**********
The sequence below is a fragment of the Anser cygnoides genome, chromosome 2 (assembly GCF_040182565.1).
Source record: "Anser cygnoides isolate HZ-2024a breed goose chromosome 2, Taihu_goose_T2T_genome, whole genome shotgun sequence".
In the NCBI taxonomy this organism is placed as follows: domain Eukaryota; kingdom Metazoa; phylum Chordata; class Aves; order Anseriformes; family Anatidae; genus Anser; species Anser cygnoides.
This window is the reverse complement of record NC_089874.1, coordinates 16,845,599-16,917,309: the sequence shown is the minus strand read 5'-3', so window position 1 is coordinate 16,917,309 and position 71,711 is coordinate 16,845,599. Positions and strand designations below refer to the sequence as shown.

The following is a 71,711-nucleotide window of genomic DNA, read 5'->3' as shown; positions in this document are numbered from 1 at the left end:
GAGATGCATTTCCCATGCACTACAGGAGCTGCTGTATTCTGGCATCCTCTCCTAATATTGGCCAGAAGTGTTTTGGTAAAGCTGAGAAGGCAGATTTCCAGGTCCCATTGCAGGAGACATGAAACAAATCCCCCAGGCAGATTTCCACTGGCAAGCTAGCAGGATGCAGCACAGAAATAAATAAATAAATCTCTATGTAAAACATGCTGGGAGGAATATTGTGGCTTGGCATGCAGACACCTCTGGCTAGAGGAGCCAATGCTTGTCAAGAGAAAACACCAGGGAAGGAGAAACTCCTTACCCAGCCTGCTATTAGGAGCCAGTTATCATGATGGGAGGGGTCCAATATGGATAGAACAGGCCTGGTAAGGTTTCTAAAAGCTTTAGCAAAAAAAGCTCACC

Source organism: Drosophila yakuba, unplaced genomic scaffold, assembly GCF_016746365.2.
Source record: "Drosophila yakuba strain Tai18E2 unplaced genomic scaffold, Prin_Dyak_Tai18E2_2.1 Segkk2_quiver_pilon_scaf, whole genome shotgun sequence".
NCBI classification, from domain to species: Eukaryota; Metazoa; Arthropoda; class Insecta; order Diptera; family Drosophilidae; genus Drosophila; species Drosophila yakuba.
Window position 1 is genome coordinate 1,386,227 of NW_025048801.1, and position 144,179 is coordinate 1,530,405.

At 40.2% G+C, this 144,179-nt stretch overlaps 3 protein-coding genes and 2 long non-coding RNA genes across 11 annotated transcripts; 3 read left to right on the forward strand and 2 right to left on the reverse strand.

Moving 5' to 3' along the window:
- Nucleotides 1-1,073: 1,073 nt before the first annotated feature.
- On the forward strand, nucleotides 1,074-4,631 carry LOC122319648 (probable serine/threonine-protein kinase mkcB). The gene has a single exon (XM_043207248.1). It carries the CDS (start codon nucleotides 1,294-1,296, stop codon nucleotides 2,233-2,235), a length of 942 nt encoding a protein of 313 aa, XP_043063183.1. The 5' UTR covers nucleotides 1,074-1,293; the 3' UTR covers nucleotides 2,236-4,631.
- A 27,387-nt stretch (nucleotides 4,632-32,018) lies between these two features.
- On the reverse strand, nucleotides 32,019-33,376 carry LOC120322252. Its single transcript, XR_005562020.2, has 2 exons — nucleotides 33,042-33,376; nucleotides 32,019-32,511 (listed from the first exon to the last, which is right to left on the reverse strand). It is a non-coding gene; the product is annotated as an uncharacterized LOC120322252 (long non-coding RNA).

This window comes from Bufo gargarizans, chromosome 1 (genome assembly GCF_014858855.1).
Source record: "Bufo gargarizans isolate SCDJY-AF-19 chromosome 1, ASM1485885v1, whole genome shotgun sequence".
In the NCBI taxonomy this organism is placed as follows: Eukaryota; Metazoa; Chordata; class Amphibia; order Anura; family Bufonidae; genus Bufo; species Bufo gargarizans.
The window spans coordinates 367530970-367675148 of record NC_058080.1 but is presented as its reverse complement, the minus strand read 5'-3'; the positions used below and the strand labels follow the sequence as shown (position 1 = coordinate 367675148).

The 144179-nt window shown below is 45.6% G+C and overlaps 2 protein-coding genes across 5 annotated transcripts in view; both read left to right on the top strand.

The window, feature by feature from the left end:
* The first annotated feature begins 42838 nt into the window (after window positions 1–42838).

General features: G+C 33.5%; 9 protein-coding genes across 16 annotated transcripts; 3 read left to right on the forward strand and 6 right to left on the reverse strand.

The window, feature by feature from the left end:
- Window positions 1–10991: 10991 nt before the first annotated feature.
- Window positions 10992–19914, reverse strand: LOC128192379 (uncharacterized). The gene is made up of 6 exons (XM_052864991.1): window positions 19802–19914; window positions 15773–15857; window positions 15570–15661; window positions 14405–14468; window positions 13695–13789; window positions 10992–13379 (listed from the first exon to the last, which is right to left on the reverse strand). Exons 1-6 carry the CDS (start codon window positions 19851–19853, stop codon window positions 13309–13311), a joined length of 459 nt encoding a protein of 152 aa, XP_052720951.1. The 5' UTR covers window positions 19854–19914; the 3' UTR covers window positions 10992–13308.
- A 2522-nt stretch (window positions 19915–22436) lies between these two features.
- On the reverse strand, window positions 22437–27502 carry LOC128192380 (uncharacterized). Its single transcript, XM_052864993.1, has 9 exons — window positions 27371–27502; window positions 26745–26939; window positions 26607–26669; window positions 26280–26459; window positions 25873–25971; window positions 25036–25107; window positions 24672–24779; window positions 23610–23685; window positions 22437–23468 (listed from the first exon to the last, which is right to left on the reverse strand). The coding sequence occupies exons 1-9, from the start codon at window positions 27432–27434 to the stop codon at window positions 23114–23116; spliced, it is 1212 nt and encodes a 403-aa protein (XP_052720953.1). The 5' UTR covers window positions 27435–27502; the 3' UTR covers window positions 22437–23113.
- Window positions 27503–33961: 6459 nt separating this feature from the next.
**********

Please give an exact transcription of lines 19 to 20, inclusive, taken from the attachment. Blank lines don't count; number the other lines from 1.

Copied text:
In the NCBI taxonomy this organism is placed as follows: Eukaryota; Metazoa; Chordata; class Amphibia; order Anura; family Bufonidae; genus Bufo; species Bufo gargarizans.
The window spans coordinates 367530970-367675148 of record NC_058080.1 but is presented as its reverse complement, the minus strand read 5'-3'; the positions used below and the strand labels follow the sequence as shown (position 1 = coordinate 367675148).